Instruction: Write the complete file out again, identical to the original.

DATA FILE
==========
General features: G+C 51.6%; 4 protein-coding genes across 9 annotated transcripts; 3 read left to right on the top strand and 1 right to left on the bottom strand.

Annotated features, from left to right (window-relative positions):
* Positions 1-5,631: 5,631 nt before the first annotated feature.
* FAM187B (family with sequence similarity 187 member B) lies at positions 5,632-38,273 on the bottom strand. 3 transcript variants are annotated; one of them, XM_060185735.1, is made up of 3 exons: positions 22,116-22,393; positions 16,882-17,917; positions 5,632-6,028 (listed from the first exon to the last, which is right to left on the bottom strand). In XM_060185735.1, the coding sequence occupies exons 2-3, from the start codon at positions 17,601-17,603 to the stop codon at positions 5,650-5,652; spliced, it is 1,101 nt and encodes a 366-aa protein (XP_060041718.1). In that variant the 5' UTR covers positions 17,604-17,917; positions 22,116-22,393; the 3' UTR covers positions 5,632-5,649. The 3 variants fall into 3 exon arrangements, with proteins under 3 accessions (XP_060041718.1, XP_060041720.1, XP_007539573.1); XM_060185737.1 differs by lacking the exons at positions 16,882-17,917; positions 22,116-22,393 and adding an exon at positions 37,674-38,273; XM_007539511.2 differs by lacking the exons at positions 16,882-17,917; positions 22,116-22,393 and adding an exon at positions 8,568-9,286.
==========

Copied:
General features: G+C 51.6%; 4 protein-coding genes across 9 annotated transcripts; 3 read left to right on the top strand and 1 right to left on the bottom strand.

Annotated features, from left to right (window-relative positions):
* Positions 1-5,631: 5,631 nt before the first annotated feature.
* FAM187B (family with sequence similarity 187 member B) lies at positions 5,632-38,273 on the bottom strand. 3 transcript variants are annotated; one of them, XM_060185735.1, is made up of 3 exons: positions 22,116-22,393; positions 16,882-17,917; positions 5,632-6,028 (listed from the first exon to the last, which is right to left on the bottom strand). In XM_060185735.1, the coding sequence occupies exons 2-3, from the start codon at positions 17,601-17,603 to the stop codon at positions 5,650-5,652; spliced, it is 1,101 nt and encodes a 366-aa protein (XP_060041718.1). In that variant the 5' UTR covers positions 17,604-17,917; positions 22,116-22,393; the 3' UTR covers positions 5,632-5,649. The 3 variants fall into 3 exon arrangements, with proteins under 3 accessions (XP_060041718.1, XP_060041720.1, XP_007539573.1); XM_060185737.1 differs by lacking the exons at positions 16,882-17,917; positions 22,116-22,393 and adding an exon at positions 37,674-38,273; XM_007539511.2 differs by lacking the exons at positions 16,882-17,917; positions 22,116-22,393 and adding an exon at positions 8,568-9,286.